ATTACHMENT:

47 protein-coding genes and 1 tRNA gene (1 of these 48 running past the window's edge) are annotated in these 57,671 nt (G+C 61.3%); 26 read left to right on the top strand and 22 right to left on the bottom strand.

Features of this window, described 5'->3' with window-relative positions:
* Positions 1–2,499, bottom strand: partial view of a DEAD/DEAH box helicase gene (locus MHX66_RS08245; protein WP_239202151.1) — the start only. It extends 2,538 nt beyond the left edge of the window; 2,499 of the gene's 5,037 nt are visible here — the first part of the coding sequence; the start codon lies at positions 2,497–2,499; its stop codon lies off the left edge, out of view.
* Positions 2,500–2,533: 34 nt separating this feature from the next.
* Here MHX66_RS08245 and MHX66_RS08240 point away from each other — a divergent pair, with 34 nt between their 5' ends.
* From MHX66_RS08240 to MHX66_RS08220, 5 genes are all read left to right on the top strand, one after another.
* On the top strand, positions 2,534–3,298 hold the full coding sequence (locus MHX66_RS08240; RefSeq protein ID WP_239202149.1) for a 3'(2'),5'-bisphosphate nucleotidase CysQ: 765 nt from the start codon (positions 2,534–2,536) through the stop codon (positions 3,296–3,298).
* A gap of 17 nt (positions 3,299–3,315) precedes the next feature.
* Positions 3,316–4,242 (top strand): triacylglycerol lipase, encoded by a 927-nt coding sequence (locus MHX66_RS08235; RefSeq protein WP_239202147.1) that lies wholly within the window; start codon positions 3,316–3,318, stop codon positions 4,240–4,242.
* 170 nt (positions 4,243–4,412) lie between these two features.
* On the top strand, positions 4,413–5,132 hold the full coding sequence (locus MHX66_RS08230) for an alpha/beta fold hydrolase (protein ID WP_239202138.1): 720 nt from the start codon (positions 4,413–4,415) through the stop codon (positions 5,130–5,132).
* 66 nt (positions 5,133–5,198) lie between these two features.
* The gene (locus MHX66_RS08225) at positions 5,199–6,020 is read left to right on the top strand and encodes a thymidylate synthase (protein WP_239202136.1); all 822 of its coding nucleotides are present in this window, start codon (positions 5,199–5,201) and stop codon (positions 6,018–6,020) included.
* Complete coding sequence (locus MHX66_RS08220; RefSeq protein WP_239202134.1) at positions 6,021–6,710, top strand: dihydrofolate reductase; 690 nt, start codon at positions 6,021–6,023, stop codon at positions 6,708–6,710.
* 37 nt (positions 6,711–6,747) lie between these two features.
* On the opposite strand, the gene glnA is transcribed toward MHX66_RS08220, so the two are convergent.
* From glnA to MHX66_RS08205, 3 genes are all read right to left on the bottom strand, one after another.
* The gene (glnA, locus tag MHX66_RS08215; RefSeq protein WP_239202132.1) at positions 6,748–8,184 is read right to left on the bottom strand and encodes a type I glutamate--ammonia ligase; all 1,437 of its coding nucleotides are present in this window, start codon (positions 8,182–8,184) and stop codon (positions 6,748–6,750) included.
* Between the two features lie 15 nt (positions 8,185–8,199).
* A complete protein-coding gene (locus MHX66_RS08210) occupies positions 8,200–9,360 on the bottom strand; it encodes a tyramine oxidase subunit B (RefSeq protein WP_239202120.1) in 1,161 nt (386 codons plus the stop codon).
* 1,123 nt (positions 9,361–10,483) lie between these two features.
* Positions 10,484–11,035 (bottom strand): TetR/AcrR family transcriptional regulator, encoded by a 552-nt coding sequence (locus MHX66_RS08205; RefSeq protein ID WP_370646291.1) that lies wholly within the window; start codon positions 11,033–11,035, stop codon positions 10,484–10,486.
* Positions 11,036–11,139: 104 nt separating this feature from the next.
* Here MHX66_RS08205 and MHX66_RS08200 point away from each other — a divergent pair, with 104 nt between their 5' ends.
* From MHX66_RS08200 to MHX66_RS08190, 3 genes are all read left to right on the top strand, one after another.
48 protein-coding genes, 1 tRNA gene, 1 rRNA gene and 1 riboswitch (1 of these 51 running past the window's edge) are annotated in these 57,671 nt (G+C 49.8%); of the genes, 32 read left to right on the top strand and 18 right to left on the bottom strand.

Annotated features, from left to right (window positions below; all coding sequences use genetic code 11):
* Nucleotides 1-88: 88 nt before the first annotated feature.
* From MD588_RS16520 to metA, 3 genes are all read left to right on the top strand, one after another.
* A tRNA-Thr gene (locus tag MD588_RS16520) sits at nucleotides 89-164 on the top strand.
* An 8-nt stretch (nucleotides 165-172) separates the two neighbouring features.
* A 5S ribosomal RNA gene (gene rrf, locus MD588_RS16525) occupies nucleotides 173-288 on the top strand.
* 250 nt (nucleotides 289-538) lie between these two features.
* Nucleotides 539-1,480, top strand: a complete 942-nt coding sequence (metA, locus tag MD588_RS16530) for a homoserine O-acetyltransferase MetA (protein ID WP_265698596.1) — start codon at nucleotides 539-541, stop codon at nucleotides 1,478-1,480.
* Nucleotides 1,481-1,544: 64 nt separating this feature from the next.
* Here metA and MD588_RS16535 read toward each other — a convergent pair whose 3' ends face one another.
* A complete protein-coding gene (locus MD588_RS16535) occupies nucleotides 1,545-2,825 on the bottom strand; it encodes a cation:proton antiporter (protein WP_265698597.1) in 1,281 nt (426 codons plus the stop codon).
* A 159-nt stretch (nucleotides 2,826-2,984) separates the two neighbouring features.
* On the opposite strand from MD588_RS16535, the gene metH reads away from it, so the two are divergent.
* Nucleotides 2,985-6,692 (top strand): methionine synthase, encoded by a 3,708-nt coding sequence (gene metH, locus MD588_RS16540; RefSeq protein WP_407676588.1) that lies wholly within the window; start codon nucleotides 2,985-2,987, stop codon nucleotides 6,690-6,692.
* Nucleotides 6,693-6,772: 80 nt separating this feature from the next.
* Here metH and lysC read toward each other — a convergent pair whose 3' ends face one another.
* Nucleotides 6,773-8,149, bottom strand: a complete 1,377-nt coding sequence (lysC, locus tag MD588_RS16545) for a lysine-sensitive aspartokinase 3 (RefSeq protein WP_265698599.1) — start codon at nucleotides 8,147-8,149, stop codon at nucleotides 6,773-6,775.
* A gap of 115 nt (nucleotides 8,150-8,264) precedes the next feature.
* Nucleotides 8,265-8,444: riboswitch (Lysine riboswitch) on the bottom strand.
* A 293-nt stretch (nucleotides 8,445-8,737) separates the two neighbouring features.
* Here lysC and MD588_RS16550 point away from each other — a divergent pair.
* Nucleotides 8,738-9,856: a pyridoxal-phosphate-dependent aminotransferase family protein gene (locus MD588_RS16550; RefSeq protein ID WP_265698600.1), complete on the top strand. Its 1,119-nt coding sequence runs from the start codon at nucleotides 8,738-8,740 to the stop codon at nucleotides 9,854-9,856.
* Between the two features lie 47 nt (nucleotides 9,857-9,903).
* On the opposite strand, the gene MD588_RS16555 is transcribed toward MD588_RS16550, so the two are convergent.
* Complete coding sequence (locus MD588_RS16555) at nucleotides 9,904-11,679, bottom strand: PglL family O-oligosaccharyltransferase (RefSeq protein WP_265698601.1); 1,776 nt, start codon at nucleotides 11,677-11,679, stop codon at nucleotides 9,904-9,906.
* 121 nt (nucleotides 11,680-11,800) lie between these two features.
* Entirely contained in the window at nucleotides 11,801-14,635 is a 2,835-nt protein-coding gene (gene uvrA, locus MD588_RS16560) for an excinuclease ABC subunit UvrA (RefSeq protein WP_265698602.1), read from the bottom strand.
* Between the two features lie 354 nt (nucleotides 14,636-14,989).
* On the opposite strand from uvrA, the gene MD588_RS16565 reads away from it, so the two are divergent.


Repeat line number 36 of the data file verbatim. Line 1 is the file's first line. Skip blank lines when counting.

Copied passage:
* Here metA and MD588_RS16535 read toward each other — a convergent pair whose 3' ends face one another.